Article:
“Then and Now” photographs: Battlefields / Berlin

“Then and Now” photographs As an added dimension to the trip, I obtained a range of historical photos of key sites in Berlin, then challenged students to recreate them. I then uploaded these to ActiveHistory to share with the students.

Interpretation Battleships: The Treaty of Versailles

Interpretation Battleships: The Treaty of Versailles “Harsh but fair” – To what extent do you agree with this judgement on the Treaty of Versailles? Individual or Paired Task After reviewing the terms of the Treaty, decide where each of the following words belong in the grid: Saar | Colonies | Rhineland | Alsace-Lorraine | Polish…

The Boxer Uprising

The Boxer Uprising ” Read carefully through the following account, then: [1] Include at least THREE relevant, useful, captioned images into this document (in the same format as the one already included); [2] Add additional notes from the video. Highlight all these additions in yellow.

Sourcework Questions: The Opium Wars | Model answers

Sourcework Questions: The Opium Wars | Model answers A fully-developed sourcework examination. I set questions [2] and [6] as a homework exercise and produced model answers myself to share with students afterwards.

Matrix Exercise: The results of the Indian Mutiny

Matrix Exercise: The results of the Indian Mutiny Students are presented with a detailed list of consequences which they then organise into a matrix diagram which will enable them to answer the following two questions: c. ‘British rule in India changed significantly after the Mutiny.’ How far do you agree with this statement? c. The…

Why, and with what effects, did Indians resist British rule?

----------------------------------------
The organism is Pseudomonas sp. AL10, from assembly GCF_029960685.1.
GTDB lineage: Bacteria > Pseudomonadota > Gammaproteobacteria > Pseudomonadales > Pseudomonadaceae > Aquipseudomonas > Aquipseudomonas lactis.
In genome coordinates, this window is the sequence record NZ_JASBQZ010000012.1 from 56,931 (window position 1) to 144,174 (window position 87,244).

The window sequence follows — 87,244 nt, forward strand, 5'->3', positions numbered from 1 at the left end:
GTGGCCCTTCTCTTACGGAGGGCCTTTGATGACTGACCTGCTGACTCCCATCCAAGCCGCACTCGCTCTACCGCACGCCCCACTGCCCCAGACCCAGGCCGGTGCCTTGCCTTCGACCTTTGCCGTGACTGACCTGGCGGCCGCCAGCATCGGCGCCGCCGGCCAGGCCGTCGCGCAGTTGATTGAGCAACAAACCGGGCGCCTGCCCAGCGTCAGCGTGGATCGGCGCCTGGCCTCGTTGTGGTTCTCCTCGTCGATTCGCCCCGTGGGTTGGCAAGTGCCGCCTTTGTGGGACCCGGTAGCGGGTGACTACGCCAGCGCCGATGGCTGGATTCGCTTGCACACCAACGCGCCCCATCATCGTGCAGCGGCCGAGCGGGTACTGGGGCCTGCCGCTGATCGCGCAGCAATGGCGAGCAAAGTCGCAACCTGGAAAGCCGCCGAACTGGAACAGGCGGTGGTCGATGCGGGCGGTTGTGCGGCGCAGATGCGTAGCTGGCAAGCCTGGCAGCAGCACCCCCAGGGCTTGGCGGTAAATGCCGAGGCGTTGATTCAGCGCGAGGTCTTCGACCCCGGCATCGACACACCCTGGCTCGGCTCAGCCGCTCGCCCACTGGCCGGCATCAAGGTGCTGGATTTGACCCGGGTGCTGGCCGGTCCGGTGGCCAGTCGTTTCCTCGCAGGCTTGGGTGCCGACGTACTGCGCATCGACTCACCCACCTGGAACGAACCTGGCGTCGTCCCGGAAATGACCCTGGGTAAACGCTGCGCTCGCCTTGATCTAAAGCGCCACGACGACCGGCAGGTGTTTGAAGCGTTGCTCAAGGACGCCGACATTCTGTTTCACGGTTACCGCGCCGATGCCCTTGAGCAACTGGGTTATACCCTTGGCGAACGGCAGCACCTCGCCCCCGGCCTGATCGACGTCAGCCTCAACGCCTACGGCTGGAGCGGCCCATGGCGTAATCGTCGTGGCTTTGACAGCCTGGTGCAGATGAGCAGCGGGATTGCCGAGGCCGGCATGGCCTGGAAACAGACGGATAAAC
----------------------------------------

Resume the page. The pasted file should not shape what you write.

Why, and with what effects, did Indians resist British rule? British involvement in India began with the East India Company. Its powerful Governor Generals came to exercise indirect rule through its own private army. In this activity students compare and contrast the roles of Lord Bentinck and Lord Dalhousie in precipitating the Indian Mutiny of…

Sourcework: King Leopold II and the Congo

Sourcework: King Leopold II and the Congo 1. Study Sources A and B. Does Source A prove that Leopold was lying in Source B? Explain your answer using details of the sources and your knowledge. 2. Study Sources C, D and E. Does Sources C and D make Source E surprising? Explain your answer using…

Comparisons and Contrasts: French, Belgian and British approaches to Empire

Comparisons and Contrasts: French, Belgian and British approaches to Empire Using the information from the previous activity, students use this Venn Diagram template to highlight contrasts and comparisons between the different methods used by the French, British and Belgians. There is also a completed teacher version available.

How varied were the impacts of European imperialism on Africans? | teacher notes

How varied were the impacts of European imperialism on Africans? | teacher notes In the 1880s Europeans accelerated their colonisation programmes in a process which became known as the “Scramble for Africa”. Following the Berlin Conference (1884-85), the African continent was randomly divided into about fifty countries. These new borders took no account of ethnic…

What were the motives behind European imperialism in Africa?